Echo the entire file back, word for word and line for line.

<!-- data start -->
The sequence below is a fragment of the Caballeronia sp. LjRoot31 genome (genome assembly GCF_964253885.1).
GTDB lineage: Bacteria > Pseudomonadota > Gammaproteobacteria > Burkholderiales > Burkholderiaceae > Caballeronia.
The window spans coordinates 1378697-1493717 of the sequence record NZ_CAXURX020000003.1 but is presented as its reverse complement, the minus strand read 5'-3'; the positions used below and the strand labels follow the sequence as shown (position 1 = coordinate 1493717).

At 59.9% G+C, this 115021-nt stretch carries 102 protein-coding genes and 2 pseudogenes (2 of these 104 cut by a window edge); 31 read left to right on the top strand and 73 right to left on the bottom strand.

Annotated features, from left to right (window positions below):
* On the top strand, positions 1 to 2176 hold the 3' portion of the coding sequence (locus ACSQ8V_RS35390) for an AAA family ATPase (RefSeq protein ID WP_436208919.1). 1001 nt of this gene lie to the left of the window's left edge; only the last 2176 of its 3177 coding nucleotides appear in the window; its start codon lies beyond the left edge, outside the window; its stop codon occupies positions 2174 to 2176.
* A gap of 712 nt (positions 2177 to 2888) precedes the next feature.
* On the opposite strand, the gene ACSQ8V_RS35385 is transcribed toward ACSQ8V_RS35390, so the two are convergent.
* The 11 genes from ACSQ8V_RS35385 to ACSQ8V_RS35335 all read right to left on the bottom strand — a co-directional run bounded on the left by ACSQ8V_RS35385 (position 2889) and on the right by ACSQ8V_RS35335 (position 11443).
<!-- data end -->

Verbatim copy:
The sequence below is a fragment of the Caballeronia sp. LjRoot31 genome (genome assembly GCF_964253885.1).
GTDB lineage: Bacteria > Pseudomonadota > Gammaproteobacteria > Burkholderiales > Burkholderiaceae > Caballeronia.
The window spans coordinates 1378697-1493717 of the sequence record NZ_CAXURX020000003.1 but is presented as its reverse complement, the minus strand read 5'-3'; the positions used below and the strand labels follow the sequence as shown (position 1 = coordinate 1493717).

At 59.9% G+C, this 115021-nt stretch carries 102 protein-coding genes and 2 pseudogenes (2 of these 104 cut by a window edge); 31 read left to right on the top strand and 73 right to left on the bottom strand.

Annotated features, from left to right (window positions below):
* On the top strand, positions 1 to 2176 hold the 3' portion of the coding sequence (locus ACSQ8V_RS35390) for an AAA family ATPase (RefSeq protein ID WP_436208919.1). 1001 nt of this gene lie to the left of the window's left edge; only the last 2176 of its 3177 coding nucleotides appear in the window; its start codon lies beyond the left edge, outside the window; its stop codon occupies positions 2174 to 2176.
* A gap of 712 nt (positions 2177 to 2888) precedes the next feature.
* On the opposite strand, the gene ACSQ8V_RS35385 is transcribed toward ACSQ8V_RS35390, so the two are convergent.
* The 11 genes from ACSQ8V_RS35385 to ACSQ8V_RS35335 all read right to left on the bottom strand — a co-directional run bounded on the left by ACSQ8V_RS35385 (position 2889) and on the right by ACSQ8V_RS35335 (position 11443).